7. Buizza R, Palmer TN (1998) Impact of ensemble size on ensemble prediction. Mon Weather Rev 126:2503–2518CrossRefGoogle Scholar
  8. Charney JG, Shukla J (1981) Predictability of monsoons, in Monsoon dynamics, Lighthill J, Pearce RP (eds), p. 99–110, Cambridge University, CambridgeCrossRefGoogle Scholar
  9. Cover TM, Thomas JA (2006) Elements of information theory, 2nd edn. Wiley, NJGoogle Scholar
  10. Delsole T (2005) Predictability and information theory. Part II: imperfect forecasts. J Atmos Sci 62:3368–3381CrossRefGoogle Scholar
  11. Delsole T, Tippett MK (2007) Predictability: Recent insight from information theory. Rev Geophys 45:RG4002. doi: 10.1029/2006RG000202 CrossRefGoogle Scholar
  12. Ek MB, Mitchell KE, Lin Y, Rogers E, Grunmann P, Koren V, Gayno G, Tarplay JD (2003) Implementation of Noah land surface model advances in the National Centers for environmental prediction operational mesoscale Eta mode. J Geophys Res 1089(D22):8851. doi: 10.1029/2002JD003296 CrossRefGoogle Scholar
  13. Goswami BN (1998) Interannual variations of Indian summer monsoon in a GCM: external conditions versus internal feedbacks. J Clim 11:501–522CrossRefGoogle Scholar
  14. Griffies SM, Harrison MJ, Pacanowski RC, Rosati A (2004) A technical guide to MOM4. GFDL Ocean Group technical report 5, p 337Google Scholar
  15. Hendon HH, Lim E, Wang G, Alves O, Hudson Hendon HH, Lim E, Wang G, Alves O, Hudson D (2009) Prospects for predicting two flavours of El Nino. Geophys Res Lett 36:L19713CrossRefGoogle Scholar
  16. Jeong HI, Lee DY, Ashok K et al (2012) Asssessment of the APCC coupled MME suite in predicting the distinctive climate impacts of two flavours of ENSO during boreal winter. Clim Dyn 39:475–493CrossRefGoogle Scholar
  17. Ju J, Slingo JM (1995) The Asian summer monsoon and ENSO. Q J R Mcteorol Soc 121:1133–1108CrossRefGoogle Scholar
  18. Kang IS, Shukla J (2006) Dynamic seasonal prediction and predictability of the monsoon. In: Wang B (ed.) The Asian Monsoon. Springer, Berlin, pp 585–612CrossRefGoogle Scholar
  19. Kleeman R (2002) Measuring dynamical prediction utility using relative entropy. J Atmos Sci 59:2057–2072CrossRefGoogle Scholar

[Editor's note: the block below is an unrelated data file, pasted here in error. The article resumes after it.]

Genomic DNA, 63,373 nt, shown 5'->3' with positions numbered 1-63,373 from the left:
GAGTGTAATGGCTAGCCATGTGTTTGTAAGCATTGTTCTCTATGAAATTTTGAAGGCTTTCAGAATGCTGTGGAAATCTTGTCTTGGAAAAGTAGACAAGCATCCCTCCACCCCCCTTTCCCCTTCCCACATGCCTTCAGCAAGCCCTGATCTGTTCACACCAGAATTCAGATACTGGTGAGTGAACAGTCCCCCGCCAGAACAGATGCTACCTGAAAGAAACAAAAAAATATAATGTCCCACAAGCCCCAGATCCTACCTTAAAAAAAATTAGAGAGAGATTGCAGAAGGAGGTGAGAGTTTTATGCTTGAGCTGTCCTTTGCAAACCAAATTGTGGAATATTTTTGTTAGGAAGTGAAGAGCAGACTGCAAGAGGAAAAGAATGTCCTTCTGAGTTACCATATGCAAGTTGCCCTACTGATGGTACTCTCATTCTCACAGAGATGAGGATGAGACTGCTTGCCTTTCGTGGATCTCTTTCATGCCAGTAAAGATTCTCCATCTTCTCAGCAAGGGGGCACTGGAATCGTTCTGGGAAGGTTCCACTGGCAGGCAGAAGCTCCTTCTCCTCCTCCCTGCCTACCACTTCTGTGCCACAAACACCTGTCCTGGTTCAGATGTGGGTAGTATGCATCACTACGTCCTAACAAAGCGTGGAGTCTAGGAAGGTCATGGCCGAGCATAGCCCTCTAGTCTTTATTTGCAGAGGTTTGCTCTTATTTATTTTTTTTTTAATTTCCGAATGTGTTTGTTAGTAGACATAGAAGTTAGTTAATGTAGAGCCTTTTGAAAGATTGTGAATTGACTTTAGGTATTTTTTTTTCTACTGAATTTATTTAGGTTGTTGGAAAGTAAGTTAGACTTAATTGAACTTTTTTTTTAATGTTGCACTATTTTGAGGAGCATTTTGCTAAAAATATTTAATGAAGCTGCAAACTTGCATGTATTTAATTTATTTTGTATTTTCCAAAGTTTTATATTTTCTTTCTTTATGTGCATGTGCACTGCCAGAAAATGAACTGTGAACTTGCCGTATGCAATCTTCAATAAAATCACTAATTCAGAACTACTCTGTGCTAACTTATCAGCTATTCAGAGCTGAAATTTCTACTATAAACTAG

20. Kumar KK, Hoerling MP (1995) Prospects and limitations of seasonal atmospheric GCM predictions. Bull Am Meteorol Soc 76:335–345CrossRefGoogle Scholar
  21. Kumar KK, Hoerling MP (2000) Analysis of a conceptual model of seasonal climate varaiability and implications for seasonal predictions. Bull Am Meteorol Soc 81:255–264CrossRefGoogle Scholar
  22. Kumar A, Barnston AB, Peng P, Hoerling MP, Goddard L (2000) Changes in spread of the varaiability of the seasonal mean atmospheric sattes associated with ENSO. J Clim 13:3139–3151CrossRefGoogle Scholar
  23. Lau NC, Nath MJ (2000) Impact of ENSO on the variability of the Asian Australian monsoons as simulated in GCM experiments. J Climate 13:4287–4309CrossRefGoogle Scholar
  24. Leung LY, North GR (1990) Information theory and climate prediction. J Clim 3:5–14CrossRefGoogle Scholar
  25. Mehta VM, Suarez MJ, Manganello JV, Delworth TL (2000) Oceanic influence on North Atlantic Oscillation and associated Northern Hemisphere climate varaiations: 1953–1993. Gophy Res Lett. doi: 10.1029/1999GL002381 Google Scholar
  26. Palmer TN, Anderson LT (1994) The prospects for seasonal forecasting—a review paper. Q J R Meteorol Soc 120:755–793Google Scholar
  27. Palmer TN et al (2004) Development of a European multi-model ensemble system for seasonal to interannual prediction (DEMETER). Bull Am Meteorol Soc 85:853–872. doi: 10.1175/BAMS-85-6-853 CrossRefGoogle Scholar
  28. Pillai PA, Rao SA, George G, Rao DN, Mahapatra S, Rajeevan M, Dhakate A, Salunke K (2017) How distinct are the two flavors of El Niño in retrospective forecasts of climate forecast system version 2 (CFSv2)?. Clim Dyn 48:3829–3854. doi: 10.1007/s003821-26-016-3305-2 CrossRefGoogle Scholar
  29. Rajeevan M, Bhate J, Kale JD, Lal B (2006) High resolution daily gridded rainfall data for Indian region: Analysis of break and active monsoon spells. Curr Sci 9(3):296–306Google Scholar
  30. Rasmusson EM, Carpenter TH (1983) The relationship between eastern equatorial Pacific sea surface temperatures and rainfall over India and Sri Lanka. Mon Weather Rev 1:517–528CrossRefGoogle Scholar
  31. Rayner NA, Parker DE, Horton EB, Folland CK, Alexander LV, Rowell DP, Kent EC, Kaplan A (2003) Global analyses of sea surface temperature, sea ice, and night marine air temperature since the late nineteenth century. J Geophys Res 108:4407CrossRefGoogle Scholar